Having some time in one city meant being able to enjoy things like a local cooking class. The Saturday morning that we attended, we were the only ones, and thus had our own private cooking class. One of the chefs first took us to the local market nearby. The stalls in the market sold everything from root vegetables to fish to pork/poultry, frogs, quail eggs, silkworms. We noticed that there was no stinky odor, especially by the places that sold the fish and meat. The chef told us that this is because everything in the market is sold within the first few hours. By 12:30pm, almost everything is sold off to restaurants, local street food vendors, or the housewives cooking dinner for the family. The market takes a siesta for a couple hours and around 3pm, brings in a new truckload of foods for the evening. Almost everything gets sold that very day!
After touring the market, we came back to the cooking class where we were joined by another chef who helped us prepare lunch. Our lunch included beef pho (this they mainly made for us to eat because the broth has to cook for 8 hours), a mango and herb salad, pork springrolls with fried shallots (we also made the dipping sauces), deep fried shredded potato with shrimp, and for dessert, banana cream. During the class, we also cooked and ate some of the stranger things we saw and bought at the market, such as silkworms and an egg with a duck fetus inside. The silkworms were panfried with a little oil and hot peppers. Tasted like mashed up peanuts. Supposedly the food of the future with so much protein and the fact you can find these everywhere. The duck embryo egg was … interesting. It was boiled and the shell peeled off. The chef mashed it a couple times so there was mix of egg yolk and parts of the duck embryo in the glass. Yes, you could clearly see the head and body of the duck. She added a little salt and pepper and then scooped up a spoonful for each of us to try. Tasted egg-y and chicken-y with some crunches of cartilage and soft bone. Didn’t taste bad as long as you could block out the idea of what you were eating in your head. This is a pretty common breakfast for the Vietnamese. The chef said she had four of these that morning.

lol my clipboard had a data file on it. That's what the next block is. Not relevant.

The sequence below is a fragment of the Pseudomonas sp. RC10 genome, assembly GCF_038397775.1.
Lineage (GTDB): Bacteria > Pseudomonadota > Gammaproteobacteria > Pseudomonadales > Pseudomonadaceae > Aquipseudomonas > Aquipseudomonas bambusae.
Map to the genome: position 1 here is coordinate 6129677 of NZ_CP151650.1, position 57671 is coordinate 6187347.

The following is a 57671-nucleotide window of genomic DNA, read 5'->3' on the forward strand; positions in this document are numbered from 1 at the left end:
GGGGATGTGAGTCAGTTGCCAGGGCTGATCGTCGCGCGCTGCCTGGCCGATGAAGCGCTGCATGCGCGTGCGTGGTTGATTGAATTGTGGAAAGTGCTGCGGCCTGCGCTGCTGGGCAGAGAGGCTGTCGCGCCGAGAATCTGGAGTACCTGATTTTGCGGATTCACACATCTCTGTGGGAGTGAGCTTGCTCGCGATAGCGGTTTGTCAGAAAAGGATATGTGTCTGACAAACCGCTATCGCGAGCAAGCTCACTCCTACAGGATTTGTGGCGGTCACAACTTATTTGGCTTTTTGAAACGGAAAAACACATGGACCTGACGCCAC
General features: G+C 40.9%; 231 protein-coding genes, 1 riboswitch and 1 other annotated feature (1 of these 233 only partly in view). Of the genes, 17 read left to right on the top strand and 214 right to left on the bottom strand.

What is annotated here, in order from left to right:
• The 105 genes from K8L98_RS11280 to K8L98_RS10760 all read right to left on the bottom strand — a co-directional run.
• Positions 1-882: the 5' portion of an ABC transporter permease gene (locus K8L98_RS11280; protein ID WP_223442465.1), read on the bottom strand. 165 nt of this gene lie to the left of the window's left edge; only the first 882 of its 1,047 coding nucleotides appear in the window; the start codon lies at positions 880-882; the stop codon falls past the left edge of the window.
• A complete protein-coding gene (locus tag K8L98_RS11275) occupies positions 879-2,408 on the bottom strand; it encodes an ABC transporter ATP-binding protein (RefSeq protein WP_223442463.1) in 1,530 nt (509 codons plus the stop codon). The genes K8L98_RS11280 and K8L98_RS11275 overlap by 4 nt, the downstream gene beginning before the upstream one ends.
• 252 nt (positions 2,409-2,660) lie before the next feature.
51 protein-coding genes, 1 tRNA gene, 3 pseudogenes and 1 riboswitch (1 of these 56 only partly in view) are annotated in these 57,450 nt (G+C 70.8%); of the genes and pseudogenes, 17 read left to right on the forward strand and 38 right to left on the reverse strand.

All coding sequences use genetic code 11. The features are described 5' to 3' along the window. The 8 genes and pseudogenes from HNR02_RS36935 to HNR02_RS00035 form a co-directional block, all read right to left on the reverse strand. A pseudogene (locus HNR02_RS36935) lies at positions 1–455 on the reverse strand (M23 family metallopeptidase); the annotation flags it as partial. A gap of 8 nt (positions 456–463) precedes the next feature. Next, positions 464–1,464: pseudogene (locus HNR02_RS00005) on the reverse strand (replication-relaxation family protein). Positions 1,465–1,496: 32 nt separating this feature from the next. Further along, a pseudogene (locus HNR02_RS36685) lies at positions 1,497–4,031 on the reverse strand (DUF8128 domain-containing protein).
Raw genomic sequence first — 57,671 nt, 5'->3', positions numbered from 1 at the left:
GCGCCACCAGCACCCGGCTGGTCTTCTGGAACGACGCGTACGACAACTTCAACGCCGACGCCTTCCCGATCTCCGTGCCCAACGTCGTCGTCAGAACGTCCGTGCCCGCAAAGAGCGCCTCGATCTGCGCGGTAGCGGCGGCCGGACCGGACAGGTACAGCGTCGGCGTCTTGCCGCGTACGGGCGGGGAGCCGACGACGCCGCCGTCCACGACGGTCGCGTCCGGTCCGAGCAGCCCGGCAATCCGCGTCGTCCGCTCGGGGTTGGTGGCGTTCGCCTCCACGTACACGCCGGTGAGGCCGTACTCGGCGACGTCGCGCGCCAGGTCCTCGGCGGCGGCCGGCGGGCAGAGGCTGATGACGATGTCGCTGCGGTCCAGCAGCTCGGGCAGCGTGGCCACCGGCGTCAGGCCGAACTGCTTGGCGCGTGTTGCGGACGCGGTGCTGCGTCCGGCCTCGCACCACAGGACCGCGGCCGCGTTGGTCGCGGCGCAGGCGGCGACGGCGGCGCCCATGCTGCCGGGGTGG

In the end, the lunch that we prepared for ourselves was delicious as the chef helped us with any mistakes we were making. We ate it in the upstairs dining room with a complimentary local made rice wine. They sent us off with free cookbooks, aprons, and full and happy bellies. For those in Hanoi, this is a wonderful way to learn about the local foods and they even provide an additional tour of the street food vendors. The only regret we had was that we did this towards the end of our stay in Hanoi instead of at the beginning. The place is called Hanoi Cooking Centre.